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Amid Rising Repurchases, Are Buyback ETFs Worth a Look?


The answer isn't as black and white as it might appear at first glance.


There really is a niche ETF for almost any occasion. Insider buying, social media, patent-rich companies, convertible securities. You name a unique or obscure investment concept, and there's a fair chance there's an ETF way of playing it.

Same goes for share buybacks. This particular niche is controlled by the PowerShares Buyback Achievers Portfolio (PKW) and the newly minted, actively managed AdvisorShares TrimTabs Float Shrink ETF (TTFS).

The question is with buybacks on the rise, should investors be considering these ETFs as valid portfolio additions? The answer isn't as black and white as it might appear at first glance.

First, the efficacy of buybacks as real shareholder rewards needs to be examined. Buybacks are on the rise, we know that much. From a recent Wall Street Journal piece on the subject: Among companies in the Standard & Poor's 500 stock index, repurchase spending totaled at least $437 billion last year, a 46% increase from 2010, estimates Howard Silverblatt, senior index analyst at S&P.

The rise in buybacks might explain why the PowerShares Buyback Achievers Portfolio, which is home to nearly 140 stocks, was up 4% year-to-date heading into the start of trading today. That ETF is home to some marquee share repurchasers such as Amgen (AMGN) and Dow components Wal-Mart (WMT) and International Business Machines (IBM).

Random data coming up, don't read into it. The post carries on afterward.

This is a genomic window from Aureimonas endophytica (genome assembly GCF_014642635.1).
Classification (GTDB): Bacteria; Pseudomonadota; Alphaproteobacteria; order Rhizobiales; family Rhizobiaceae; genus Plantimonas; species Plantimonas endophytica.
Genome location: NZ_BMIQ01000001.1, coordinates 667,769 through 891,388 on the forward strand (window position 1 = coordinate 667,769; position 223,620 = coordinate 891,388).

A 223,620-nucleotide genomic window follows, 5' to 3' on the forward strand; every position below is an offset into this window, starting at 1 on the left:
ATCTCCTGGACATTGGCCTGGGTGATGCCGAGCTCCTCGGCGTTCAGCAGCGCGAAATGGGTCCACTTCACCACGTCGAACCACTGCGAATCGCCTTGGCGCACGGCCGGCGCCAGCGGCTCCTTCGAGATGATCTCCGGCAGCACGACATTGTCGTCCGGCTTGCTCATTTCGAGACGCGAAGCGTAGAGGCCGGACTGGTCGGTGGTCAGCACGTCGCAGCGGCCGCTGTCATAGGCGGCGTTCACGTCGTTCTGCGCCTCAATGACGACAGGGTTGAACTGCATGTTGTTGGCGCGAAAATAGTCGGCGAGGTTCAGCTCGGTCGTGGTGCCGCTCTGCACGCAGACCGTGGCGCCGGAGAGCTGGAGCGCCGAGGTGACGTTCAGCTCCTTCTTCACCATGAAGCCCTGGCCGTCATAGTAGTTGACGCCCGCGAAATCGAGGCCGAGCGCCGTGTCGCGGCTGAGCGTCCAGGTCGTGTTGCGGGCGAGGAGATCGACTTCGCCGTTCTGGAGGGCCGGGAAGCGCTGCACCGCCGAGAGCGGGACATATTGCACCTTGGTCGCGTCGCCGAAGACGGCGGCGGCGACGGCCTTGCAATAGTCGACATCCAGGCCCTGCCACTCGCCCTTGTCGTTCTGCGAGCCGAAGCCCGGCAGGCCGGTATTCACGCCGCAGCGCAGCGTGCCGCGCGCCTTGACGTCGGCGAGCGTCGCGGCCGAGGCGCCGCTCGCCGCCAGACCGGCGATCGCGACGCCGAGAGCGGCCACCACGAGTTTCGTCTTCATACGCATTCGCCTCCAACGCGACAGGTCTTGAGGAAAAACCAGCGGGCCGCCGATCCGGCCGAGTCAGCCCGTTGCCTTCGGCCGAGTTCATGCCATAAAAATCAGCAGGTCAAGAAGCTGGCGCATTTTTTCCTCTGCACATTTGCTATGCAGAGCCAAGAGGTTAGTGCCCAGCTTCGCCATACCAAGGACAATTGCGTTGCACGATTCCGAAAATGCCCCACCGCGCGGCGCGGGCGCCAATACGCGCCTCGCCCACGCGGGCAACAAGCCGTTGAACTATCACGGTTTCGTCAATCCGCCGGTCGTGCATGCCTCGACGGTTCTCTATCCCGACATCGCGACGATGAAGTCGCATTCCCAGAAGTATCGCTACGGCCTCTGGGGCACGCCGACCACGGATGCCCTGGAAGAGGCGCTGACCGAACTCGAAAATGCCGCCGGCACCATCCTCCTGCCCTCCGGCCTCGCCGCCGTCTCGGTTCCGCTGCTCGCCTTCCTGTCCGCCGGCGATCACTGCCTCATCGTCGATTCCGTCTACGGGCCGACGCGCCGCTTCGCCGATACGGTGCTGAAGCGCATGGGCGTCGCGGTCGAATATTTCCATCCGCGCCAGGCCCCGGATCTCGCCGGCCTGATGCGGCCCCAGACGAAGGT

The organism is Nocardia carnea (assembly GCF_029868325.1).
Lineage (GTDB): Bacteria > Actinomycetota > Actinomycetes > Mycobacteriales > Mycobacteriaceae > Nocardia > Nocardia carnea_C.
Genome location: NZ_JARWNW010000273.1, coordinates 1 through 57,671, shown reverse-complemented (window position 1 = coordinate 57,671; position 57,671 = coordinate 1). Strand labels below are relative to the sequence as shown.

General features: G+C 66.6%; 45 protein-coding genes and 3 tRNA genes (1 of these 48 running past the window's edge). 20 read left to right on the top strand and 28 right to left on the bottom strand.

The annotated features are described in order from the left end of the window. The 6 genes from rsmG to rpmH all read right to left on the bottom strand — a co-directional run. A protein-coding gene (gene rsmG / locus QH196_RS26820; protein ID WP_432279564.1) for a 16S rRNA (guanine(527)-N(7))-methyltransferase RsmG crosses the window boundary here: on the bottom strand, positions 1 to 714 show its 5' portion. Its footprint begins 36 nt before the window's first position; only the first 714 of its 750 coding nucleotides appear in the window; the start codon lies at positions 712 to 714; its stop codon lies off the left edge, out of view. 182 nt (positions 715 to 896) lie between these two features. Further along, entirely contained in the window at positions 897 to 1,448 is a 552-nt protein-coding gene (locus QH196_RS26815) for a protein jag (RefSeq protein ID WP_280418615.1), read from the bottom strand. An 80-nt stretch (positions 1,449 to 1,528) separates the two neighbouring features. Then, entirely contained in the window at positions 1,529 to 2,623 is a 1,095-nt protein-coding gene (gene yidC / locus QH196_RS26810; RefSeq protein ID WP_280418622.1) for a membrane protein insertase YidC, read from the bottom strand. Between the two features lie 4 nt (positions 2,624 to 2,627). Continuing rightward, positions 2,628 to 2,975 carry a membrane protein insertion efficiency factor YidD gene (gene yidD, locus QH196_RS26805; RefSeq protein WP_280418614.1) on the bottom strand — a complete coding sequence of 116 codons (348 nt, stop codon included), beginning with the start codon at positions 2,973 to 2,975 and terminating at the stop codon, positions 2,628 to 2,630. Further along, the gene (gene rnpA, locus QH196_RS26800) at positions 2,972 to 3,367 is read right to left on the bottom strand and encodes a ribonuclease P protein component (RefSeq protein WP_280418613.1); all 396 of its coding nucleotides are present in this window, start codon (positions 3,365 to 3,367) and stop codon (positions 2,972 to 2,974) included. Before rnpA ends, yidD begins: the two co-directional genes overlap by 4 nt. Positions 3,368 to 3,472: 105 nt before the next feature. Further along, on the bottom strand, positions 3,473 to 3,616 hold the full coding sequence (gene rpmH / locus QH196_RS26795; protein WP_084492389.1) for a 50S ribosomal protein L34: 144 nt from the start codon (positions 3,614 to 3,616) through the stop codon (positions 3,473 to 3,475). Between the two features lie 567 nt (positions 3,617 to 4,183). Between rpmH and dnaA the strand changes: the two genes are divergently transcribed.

The AdvisorShares TrimTabs Float Shrink ETF, which debutted in October 2011, has done even better, gaining almost 7% year-to-date before Monday's opening bell rang. AdvisorShares lays out a sound thesis behind TTFS: "The Portfolio Manager believes that stocks should perform best when their outstanding shares decrease over the past 120 days (float shrink). All else being equal, if the same amount of money is chasing a smaller number of shares, then the share price increases. Corporate insiders have better information than the general public, which allows them to time their issuance and repurchases of stock."

TTFS is home to 100 stocks inlcuding Amgen and Home Depot (HD), but as an actively managed ETF, it has an expense ratio of 0.99% and large-caps account for just 17% of the portfolio's current composition.

Arguably, buybacks aren't the reward for investors that dividends are and undeniably, many companies are bad at timing repurchases of their own stock. David Templeton points to Exxon Mobil (XOM) as one example, and a chart featured by the Journal notes buybacks were soaring during the market top of 2007, but plunged during the financial crisis.

IBM has been cited as one company adept at getting good value for its own stock. However, ConocoPhillips (COP) and Netflix (NFLX) are just two more big names that can be accused of overpaying for their own shares.

Maybe it's the perception that buybacks are good things that is driving the returns of ETFs such as PKW and TTFS. The reality is when accounting for high expense ratios (PKW's is 0.7%), the performance of TTFS becomes much closer to that of the SPDR S&P 500 (SPY) and the lag between PKW and SPY grows even larger. That's right, even with buybacks surging, a buyback ETF has been outperformed by a standard low-cost index fund. And that might be all anyone needs to know about buyback ETFs.

Editor's Note: This content was originally published on by The ETF Professor.

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